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E-090 Initial experience with the lvis d stent system for treatment of intracranial aneurysms
  1. B Jagadeesan1,
  2. A Grande2,
  3. R Tummala1
  1. 1University of Minnesota, Minneapolis, MN
  2. 2Andrew Grande, Minneapolis, MN.

Abstract

The Low profile visualized Intraluminal support (LVIS) systems have been available for stent assisted coiling of intracranial aneurysms with a wide neck. Initial reports indicated that in some tortuous vessels the stent did not fully expand on deployment. Recently, the next generation LVIS device (LVIS D) was introduced with a lower brid angle promoting better stent opening and more metallic surface area (~28%) providing better neck coverage. Herein, we report our initial experience with this stent in the treatment of intracranial aneurysms.

Materials and methods The LVIS D system was deployed through a Headway 21 microcatheter in a series of patients with intracranial aneurysms. The deployment was carried out in an analogous fashion to the deployment of other braided stents and flow diverters with initial unsheathing of the stent followed by a slow push and pull technique. All patients were placed on dual antiplatelet therapy at least 5 days before treatment. In one patient, an LVIS D device was placed following prior flow diverter treatment (with incomplete aneurysm obliteration) and in another patient, a construct of 6 devices was used to create flow diversion in a fusiform aneurysm. In a third patient, it was used to salvage a flow diverter construct which had herniated into the aneurysm sac. In all others, it was placed at the neck of the aneurysm with or without coil embolization.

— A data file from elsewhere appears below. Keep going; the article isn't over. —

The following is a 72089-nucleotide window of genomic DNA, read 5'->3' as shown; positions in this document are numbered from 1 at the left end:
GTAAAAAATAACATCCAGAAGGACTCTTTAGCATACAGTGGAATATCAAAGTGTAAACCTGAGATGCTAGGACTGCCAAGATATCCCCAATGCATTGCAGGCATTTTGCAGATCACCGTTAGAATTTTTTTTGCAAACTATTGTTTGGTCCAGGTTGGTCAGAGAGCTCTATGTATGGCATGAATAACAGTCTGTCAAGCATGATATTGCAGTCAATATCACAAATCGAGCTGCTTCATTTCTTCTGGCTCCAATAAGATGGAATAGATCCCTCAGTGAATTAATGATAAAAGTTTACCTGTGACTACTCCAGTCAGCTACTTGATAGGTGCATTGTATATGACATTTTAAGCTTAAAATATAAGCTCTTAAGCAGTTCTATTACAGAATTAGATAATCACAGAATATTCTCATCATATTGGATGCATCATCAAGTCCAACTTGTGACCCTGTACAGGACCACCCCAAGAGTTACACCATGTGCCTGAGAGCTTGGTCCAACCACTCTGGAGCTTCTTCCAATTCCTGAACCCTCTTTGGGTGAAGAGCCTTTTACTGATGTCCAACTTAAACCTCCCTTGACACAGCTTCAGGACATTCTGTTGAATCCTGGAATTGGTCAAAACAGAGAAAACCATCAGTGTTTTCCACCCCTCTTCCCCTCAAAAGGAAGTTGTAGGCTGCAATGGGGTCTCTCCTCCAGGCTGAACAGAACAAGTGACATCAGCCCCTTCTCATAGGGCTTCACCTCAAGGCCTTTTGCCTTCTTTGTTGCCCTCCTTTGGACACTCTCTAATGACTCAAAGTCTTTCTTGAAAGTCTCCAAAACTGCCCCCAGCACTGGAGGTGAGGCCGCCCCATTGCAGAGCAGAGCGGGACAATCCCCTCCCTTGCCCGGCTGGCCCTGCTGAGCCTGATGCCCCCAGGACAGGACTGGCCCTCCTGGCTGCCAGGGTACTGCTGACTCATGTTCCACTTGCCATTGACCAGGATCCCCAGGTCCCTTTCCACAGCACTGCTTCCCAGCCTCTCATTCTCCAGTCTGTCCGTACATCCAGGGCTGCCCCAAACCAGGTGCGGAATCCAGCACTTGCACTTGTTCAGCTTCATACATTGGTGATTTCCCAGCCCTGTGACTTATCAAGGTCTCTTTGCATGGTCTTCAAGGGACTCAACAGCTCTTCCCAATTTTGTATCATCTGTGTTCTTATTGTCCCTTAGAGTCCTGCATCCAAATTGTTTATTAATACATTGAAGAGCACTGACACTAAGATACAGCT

Results The LVIS D devices were deployed in a total of 14 patients (6 female and 8 male) aged 55 ± 12.7 years in the last year. 12 patients had saccular wide necked aneurysms and two had fusiform aneurysms. A total of 23 devices were deployed (Mean 1.6). The LVIS D device could be successfully deployed in all patients with no instances of technical failure, particularly, non-expansion. 4 patients who have had a 6 month follow up showed complete occlusion of the aneurysm (example, figure 1). No immediate peri-procedural complications linked to the device were noted in any patient. The patient with the construct for flow diversion eventually developed severe mass effect from thrombosis of the aneurysm and required a gastric tube and tracheostomy.

Conclusion Our initial experience suggests a very high technical success rate for deployment of the LVIS D device. Further follow up is need to determine its long-term efficacy.

Disclosures: B. Jagadeesan: 2; C; Microvention, Medtronic. A. Grande: 2; C; Medtronic, Integra. R. Tummala: None.

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